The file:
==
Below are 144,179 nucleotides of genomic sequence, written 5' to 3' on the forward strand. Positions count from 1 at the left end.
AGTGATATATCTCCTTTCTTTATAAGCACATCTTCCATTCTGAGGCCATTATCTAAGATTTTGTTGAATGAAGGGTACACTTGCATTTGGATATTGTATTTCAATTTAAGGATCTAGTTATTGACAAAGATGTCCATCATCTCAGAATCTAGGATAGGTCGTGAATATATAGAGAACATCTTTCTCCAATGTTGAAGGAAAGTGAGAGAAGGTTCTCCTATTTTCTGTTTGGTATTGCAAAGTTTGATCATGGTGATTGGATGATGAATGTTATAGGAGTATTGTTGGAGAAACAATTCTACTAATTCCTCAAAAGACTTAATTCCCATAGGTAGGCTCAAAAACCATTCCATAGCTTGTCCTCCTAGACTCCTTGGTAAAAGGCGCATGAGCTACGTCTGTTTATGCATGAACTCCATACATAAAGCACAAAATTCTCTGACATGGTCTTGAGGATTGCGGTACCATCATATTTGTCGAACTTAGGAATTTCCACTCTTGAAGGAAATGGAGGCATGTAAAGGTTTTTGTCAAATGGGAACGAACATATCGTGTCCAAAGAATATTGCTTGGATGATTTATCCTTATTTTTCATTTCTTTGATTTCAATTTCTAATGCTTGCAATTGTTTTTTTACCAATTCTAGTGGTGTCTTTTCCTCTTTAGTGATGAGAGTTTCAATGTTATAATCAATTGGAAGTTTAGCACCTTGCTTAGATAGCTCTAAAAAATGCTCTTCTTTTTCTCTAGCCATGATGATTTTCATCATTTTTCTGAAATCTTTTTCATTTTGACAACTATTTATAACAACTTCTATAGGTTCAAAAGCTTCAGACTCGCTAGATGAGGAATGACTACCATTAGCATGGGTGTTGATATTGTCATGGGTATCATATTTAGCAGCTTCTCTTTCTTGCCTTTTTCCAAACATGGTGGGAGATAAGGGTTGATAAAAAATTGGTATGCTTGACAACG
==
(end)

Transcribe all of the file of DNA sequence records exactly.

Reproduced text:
Below are 144,179 nucleotides of genomic sequence, written 5' to 3' on the forward strand. Positions count from 1 at the left end.
AGTGATATATCTCCTTTCTTTATAAGCACATCTTCCATTCTGAGGCCATTATCTAAGATTTTGTTGAATGAAGGGTACACTTGCATTTGGATATTGTATTTCAATTTAAGGATCTAGTTATTGACAAAGATGTCCATCATCTCAGAATCTAGGATAGGTCGTGAATATATAGAGAACATCTTTCTCCAATGTTGAAGGAAAGTGAGAGAAGGTTCTCCTATTTTCTGTTTGGTATTGCAAAGTTTGATCATGGTGATTGGATGATGAATGTTATAGGAGTATTGTTGGAGAAACAATTCTACTAATTCCTCAAAAGACTTAATTCCCATAGGTAGGCTCAAAAACCATTCCATAGCTTGTCCTCCTAGACTCCTTGGTAAAAGGCGCATGAGCTACGTCTGTTTATGCATGAACTCCATACATAAAGCACAAAATTCTCTGACATGGTCTTGAGGATTGCGGTACCATCATATTTGTCGAACTTAGGAATTTCCACTCTTGAAGGAAATGGAGGCATGTAAAGGTTTTTGTCAAATGGGAACGAACATATCGTGTCCAAAGAATATTGCTTGGATGATTTATCCTTATTTTTCATTTCTTTGATTTCAATTTCTAATGCTTGCAATTGTTTTTTTACCAATTCTAGTGGTGTCTTTTCCTCTTTAGTGATGAGAGTTTCAATGTTATAATCAATTGGAAGTTTAGCACCTTGCTTAGATAGCTCTAAAAAATGCTCTTCTTTTTCTCTAGCCATGATGATTTTCATCATTTTTCTGAAATCTTTTTCATTTTGACAACTATTTATAACAACTTCTATAGGTTCAAAAGCTTCAGACTCGCTAGATGAGGAATGACTACCATTAGCATGGGTGTTGATATTGTCATGGGTATCATATTTAGCAGCTTCTCTTTCTTGCCTTTTTCCAAACATGGTGGGAGATAAGGGTTGATAAAAAATTGGTATGCTTGACAACG